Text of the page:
Andy Dalton doesn’t have a job. At least, he doesn’t regard it as one.

He could take his pick of titles: Lifesaver. Hero. Paramedic.

He flies into the scene of tragedy and disaster, treats severely injured and ill people and whisks them off to hospital.

He’s part of the Great North Air Ambulance team that scrambles into the skies of Cumbria to answer some of the county’s most serious emergencies.

After 10 years spent working as a paramedic for the ambulance service, he applied to join the airborne version.

“It was another career development, something different. I thought it would do just for a couple of years and I’m still here more than 10 years later.”

We chat as he waits for a call-out at the base in Langwathby, near Penrith, alongside doctor Jonathan ‘Dougie’ Howes and pilot Owen McTeggart.

He has seen massive changes in the development of the service since he joined.

The helicopter has improved in ability and size (he no longer has to contort himself to fit in) and the medical skills and procedures that the crews can carry out have progressed just as dramatically. They pioneered the latest advance which allows them to carry plasma which is used to clot serious injuries.

Andy says: “I can’t stress enough how the people in our area get the best medical care there is, nowhere in the country gets better care than we provide.”

He’s been in crews which have helped save the lives of people who have suffered accidents on the fells, on farms, in road crashes or who have suffered heart attacks.

“It is very different to being on a road ambulance,” explains the 47-year-old dad of two.

“On a road ambulance it is job after job, but they are not particularly life-threatening.

“On the helicopter there are not so many missions, but the majority are more serious. I see more major traumas in a month than most road paramedics see in years.

“We tend to go to the worst of the worst jobs, which is challenging, but it is what we are trained to do.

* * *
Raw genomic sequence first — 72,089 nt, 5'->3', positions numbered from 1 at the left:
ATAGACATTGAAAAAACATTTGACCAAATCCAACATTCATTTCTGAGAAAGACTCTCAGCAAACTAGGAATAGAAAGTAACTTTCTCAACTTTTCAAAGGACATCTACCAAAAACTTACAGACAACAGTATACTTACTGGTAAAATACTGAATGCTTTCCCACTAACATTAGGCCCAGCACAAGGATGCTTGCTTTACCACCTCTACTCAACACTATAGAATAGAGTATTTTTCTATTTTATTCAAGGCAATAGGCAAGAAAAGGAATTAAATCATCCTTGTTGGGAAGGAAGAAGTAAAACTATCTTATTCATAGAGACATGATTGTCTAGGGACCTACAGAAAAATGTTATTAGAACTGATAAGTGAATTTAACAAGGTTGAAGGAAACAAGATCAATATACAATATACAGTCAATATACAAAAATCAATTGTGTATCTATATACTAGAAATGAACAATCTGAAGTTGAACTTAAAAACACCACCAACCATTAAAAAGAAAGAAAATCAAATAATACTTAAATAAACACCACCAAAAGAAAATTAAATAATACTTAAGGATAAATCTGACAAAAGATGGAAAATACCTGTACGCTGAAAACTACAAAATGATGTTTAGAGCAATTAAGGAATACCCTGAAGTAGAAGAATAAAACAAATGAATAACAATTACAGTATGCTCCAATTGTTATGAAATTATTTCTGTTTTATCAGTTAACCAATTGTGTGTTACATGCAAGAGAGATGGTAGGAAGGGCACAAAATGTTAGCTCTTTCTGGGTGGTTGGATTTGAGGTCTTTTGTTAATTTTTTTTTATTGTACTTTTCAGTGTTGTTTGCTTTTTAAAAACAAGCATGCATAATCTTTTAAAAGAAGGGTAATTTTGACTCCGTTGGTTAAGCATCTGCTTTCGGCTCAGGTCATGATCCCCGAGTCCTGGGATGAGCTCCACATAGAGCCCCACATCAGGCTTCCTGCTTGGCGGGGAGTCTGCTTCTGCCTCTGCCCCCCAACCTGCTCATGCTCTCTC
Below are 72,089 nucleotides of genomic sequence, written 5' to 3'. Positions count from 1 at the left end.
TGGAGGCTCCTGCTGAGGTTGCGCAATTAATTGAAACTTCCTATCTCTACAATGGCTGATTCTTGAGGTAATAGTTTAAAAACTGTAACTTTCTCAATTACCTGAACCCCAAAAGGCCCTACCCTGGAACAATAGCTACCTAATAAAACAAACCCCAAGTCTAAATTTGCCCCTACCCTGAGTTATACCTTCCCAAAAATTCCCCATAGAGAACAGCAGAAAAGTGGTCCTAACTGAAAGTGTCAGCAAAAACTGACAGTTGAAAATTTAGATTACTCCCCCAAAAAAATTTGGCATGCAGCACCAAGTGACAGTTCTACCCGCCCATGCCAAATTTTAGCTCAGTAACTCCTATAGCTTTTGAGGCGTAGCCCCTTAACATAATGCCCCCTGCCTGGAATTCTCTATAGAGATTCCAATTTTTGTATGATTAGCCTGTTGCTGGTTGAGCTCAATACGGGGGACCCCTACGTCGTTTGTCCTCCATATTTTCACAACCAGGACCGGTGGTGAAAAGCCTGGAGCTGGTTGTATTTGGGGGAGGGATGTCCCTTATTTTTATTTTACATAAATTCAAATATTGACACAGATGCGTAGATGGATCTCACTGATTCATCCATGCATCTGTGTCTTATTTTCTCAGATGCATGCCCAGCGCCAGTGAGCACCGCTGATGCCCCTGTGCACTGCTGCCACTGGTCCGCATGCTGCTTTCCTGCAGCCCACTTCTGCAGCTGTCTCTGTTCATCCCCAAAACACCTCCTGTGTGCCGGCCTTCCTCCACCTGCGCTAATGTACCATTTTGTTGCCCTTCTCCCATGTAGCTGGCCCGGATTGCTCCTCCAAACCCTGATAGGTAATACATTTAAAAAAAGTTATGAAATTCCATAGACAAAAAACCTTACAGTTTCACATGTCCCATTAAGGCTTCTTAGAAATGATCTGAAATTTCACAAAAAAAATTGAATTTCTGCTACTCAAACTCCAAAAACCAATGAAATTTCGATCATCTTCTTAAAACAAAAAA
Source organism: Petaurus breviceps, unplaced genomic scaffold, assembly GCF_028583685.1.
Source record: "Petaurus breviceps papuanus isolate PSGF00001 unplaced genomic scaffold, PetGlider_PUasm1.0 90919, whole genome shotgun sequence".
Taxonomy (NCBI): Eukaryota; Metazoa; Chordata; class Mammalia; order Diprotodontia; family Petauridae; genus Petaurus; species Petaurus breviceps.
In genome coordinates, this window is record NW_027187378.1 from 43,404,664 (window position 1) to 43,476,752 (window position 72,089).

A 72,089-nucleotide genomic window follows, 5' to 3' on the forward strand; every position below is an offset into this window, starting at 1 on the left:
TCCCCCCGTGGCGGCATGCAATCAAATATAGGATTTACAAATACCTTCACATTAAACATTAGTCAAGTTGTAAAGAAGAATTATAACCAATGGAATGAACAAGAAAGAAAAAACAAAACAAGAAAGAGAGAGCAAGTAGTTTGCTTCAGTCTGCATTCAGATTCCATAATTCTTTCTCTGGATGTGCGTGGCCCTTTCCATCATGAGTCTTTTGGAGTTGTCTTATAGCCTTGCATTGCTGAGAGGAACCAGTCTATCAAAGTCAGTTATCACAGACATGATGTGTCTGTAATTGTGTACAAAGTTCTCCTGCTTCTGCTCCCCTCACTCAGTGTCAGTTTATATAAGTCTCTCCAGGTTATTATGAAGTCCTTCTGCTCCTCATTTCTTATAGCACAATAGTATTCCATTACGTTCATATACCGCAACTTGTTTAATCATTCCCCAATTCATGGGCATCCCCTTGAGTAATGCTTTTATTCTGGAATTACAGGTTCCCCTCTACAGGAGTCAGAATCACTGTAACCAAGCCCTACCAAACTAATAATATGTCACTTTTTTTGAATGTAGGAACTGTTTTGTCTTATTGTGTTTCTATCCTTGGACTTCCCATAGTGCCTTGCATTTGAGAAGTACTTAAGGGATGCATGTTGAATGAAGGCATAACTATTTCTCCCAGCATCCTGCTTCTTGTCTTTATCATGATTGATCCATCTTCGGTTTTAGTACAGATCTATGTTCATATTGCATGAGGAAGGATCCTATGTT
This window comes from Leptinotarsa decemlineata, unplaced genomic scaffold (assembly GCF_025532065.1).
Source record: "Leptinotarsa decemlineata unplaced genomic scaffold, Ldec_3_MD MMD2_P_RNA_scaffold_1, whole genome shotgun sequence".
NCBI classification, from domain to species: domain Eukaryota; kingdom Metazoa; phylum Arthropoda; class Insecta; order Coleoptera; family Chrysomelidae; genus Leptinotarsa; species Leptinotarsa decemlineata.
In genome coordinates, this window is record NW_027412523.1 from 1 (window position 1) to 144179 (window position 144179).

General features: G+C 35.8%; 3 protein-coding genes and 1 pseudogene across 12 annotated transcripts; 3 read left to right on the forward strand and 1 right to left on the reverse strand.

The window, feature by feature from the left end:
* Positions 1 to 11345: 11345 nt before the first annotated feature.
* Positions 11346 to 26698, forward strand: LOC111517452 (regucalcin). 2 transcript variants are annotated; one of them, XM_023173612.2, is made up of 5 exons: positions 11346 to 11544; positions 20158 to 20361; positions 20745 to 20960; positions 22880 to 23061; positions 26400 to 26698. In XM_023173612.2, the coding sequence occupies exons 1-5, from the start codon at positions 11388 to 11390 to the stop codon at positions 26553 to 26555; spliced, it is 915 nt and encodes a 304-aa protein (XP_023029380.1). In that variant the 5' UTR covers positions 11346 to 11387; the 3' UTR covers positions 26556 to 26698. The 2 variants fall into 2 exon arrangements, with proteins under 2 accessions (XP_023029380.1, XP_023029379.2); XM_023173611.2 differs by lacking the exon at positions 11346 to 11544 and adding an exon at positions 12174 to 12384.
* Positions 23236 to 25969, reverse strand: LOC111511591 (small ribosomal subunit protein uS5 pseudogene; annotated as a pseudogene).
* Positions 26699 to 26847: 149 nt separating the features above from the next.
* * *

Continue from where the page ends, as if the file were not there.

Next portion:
“We have robust training and robust procedure.”

The Pride of Cumbria Some call outs are more serious, more challenging medically, physically and psychologically than others.

Like the time he was called out following Derrick Bird’s rampage that left 12 dead, or to the Keswick school bus crash that claimed the lives of two pupils.

It can’t be easy to switch off and return to his home in Carlisle, wife Fiona and daughters Imogen, five, and nine-year-old Emma.

“From a personal point of view, it can be difficult,” he admits. “Some of the incidents... I don’t know how I can deal with it. I am just able to.

“I go home and give them a hug. Life is very precious and you have to live every day as well as you can.”

What makes the job extra special to him and other crew members is the relationship and the support the service has with the public.

“One of the brilliant things we do that does not happen with road ambulances is that we get to meet a lot of our patients.

“We get a lot of visitors to our base and it is great to see people who have these horrendous accidents and survive well and get back to life and family. You don’t get that on the road.

“It helps us to know that what we are trying to achieve is right.

“When people come back and tell us the difference we have made, it is incredibly humbling.”

A special tribute was paid by one farmer, who was crushed by a bull, he was so grateful to be saved by Andy that he named his new beast after him.

While the gestures and the thanks are appreciated, without private contributions and fundraising, the medics would literally not get off the ground.

The public has given a staggering £57 million to the charity since its launch in 2002. The weekly 50p lottery run by the service has brought in £13m.

Gifts left by people in their wills, or legacies, have raised a further £11m in that time.

Recently, as much as 40 per cent of the charity’s income has been through legacy giving. Around 8,000 of the 16,000 missions flown to date have been in Cumbria.

Andy counts himself lucky to be able to do his job: “It is a great job. It does not feel like I get up and go to work. It is a passion and one of the few things I’m not bad at.”

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